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In 1991, a group of Japanese teenagers formed an uncompromising thrash band, spitting two-minute blasts of indecipherable terror for anyone who could stand the physical and emotional damage it inflicted. Fifteen years later, punk's corpse has been cannibalized to the bone and Envy has irreparably blurred the lines dividing the various factions of hardcore. Still terrifyingly sincere, their songs are now life-affirming, triumphant portraits for anyone strong-willed enough to withstand the emotional epiphanies they inspire.
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Though the path Envy would take for this album was rather clear to me, their signing to the Temporary Residence label basically set it into stone, which in turn set my expectation level on overdrive. Home to bands like Explosions In The Sky, Eluvium, and Mono, the label is a high-point for quality post rock and ambient music. Within the first ten seconds of "Further Ahead of Warp", it's very apparent what this album has in store for us. A single riff is allowed to ring as a second tremolo melody is repeated, already providing Envy's most epic melody of their career within the first minute of the song. Shortly thereafter, the melody breaks down into something more with soft drumming as Fukagawa's heavenly spoken-word vocals enter. Finally, within the second minute of the track, he begins the passionate and sorrowful screams I've grown to absolutely love over the past few years. Never, in any other genre of music, have I felt so much emotion from such a simple and monotonous scream; it goes without saying that I have no idea as to what Fukagawa is saying, as he provides vocals in nothing other than his native Japanese language. To be honest, though, it doesn't matter as much (or at all) as it usually would with nearly any other band. With one scream, vocal melody, or delicate spoken word, we're provided with an endless amount of emotion on various levels.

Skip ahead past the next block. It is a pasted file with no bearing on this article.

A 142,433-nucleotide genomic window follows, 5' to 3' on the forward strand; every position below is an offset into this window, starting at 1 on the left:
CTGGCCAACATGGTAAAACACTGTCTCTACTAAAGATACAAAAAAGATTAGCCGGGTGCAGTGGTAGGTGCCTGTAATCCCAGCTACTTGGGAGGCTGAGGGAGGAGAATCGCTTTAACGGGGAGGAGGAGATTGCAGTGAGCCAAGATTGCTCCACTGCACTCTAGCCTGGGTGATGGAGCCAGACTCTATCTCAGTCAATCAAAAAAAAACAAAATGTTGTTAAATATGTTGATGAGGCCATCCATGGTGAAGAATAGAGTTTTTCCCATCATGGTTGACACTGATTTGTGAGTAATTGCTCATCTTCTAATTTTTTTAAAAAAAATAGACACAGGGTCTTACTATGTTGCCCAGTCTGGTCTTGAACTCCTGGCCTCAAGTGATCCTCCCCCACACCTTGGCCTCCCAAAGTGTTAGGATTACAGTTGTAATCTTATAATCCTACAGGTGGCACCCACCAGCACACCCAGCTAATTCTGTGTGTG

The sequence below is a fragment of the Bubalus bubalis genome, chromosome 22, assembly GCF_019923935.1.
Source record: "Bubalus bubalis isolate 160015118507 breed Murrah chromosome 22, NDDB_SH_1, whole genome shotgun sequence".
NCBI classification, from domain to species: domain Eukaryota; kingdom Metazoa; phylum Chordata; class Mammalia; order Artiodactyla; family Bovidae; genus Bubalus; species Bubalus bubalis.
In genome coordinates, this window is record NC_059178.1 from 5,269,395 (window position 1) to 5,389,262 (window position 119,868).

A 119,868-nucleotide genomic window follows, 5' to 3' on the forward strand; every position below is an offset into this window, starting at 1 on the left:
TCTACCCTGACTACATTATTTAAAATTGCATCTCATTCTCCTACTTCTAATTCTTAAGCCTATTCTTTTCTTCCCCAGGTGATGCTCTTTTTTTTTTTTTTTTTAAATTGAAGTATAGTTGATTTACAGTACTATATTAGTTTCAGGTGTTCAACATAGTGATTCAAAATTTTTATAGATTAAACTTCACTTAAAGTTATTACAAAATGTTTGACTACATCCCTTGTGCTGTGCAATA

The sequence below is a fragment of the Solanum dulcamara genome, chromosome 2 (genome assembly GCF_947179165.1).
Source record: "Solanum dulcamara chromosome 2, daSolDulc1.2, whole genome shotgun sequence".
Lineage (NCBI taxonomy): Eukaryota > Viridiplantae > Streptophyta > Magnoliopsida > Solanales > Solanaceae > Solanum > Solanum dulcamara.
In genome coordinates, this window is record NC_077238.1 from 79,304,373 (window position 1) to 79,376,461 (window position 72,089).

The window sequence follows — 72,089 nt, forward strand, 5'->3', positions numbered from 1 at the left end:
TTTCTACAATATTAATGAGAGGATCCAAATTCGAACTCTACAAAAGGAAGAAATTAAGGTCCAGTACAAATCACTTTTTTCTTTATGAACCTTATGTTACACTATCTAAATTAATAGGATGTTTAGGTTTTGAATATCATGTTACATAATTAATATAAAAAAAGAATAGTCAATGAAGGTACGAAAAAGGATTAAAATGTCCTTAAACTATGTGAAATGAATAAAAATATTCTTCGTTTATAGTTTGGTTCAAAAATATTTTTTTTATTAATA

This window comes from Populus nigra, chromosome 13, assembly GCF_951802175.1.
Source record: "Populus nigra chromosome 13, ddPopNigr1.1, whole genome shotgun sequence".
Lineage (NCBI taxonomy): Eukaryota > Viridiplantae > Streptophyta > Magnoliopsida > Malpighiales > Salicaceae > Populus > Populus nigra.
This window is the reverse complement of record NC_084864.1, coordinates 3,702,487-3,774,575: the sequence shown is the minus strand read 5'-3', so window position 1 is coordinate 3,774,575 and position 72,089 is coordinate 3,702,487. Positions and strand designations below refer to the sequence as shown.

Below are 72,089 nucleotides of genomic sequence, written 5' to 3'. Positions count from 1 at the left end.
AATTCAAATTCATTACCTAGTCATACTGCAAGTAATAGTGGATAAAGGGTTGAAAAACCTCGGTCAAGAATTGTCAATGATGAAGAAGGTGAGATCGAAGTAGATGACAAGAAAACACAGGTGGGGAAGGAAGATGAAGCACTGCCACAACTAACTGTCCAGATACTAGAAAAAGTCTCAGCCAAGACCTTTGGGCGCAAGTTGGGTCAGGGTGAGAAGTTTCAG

All of this is rolled into a single, nearly indescribable track called "Scene". Beginning with what seems to be a lost Explosions In The Sky melody and continued with more spoken word, the track explodes into a sea of cascading guitar melodies with the ever-so-light backdrop of a keyboard arrangement which, to be honest, sounds very much like a third guitar. This is, of course, not a bad thing and only adds to the depth of the track. This arrangement is repeated a couple of times throughout the track until finally, during it's last repetition, Fukagawa retreats from his mournful screams and let's the central melody speak for itself for the first and only time in the song. In doing this, Envy seem to be showing how very universal their music is and how very powerful it can be if left to stand on its own. As the track ends, I cannot help but feel like I've heard something unique and incomparable, even after what has to be my hundredth listen.